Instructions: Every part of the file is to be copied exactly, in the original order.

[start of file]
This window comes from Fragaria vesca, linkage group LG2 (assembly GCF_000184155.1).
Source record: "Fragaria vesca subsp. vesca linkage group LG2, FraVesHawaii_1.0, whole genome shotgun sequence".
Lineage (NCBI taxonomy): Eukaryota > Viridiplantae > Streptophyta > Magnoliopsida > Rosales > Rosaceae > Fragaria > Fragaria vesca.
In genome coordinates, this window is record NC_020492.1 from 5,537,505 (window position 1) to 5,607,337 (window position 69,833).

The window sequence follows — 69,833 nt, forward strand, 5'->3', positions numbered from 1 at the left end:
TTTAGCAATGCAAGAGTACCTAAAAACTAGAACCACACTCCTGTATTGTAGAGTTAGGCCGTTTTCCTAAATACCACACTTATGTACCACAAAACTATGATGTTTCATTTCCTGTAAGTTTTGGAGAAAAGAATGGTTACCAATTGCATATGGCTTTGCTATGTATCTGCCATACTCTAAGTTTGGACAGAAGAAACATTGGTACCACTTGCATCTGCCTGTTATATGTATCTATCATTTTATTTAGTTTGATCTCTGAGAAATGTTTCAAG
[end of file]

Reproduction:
This window comes from Fragaria vesca, linkage group LG2 (assembly GCF_000184155.1).
Source record: "Fragaria vesca subsp. vesca linkage group LG2, FraVesHawaii_1.0, whole genome shotgun sequence".
Lineage (NCBI taxonomy): Eukaryota > Viridiplantae > Streptophyta > Magnoliopsida > Rosales > Rosaceae > Fragaria > Fragaria vesca.
In genome coordinates, this window is record NC_020492.1 from 5,537,505 (window position 1) to 5,607,337 (window position 69,833).

The window sequence follows — 69,833 nt, forward strand, 5'->3', positions numbered from 1 at the left end:
TTTAGCAATGCAAGAGTACCTAAAAACTAGAACCACACTCCTGTATTGTAGAGTTAGGCCGTTTTCCTAAATACCACACTTATGTACCACAAAACTATGATGTTTCATTTCCTGTAAGTTTTGGAGAAAAGAATGGTTACCAATTGCATATGGCTTTGCTATGTATCTGCCATACTCTAAGTTTGGACAGAAGAAACATTGGTACCACTTGCATCTGCCTGTTATATGTATCTATCATTTTATTTAGTTTGATCTCTGAGAAATGTTTCAAG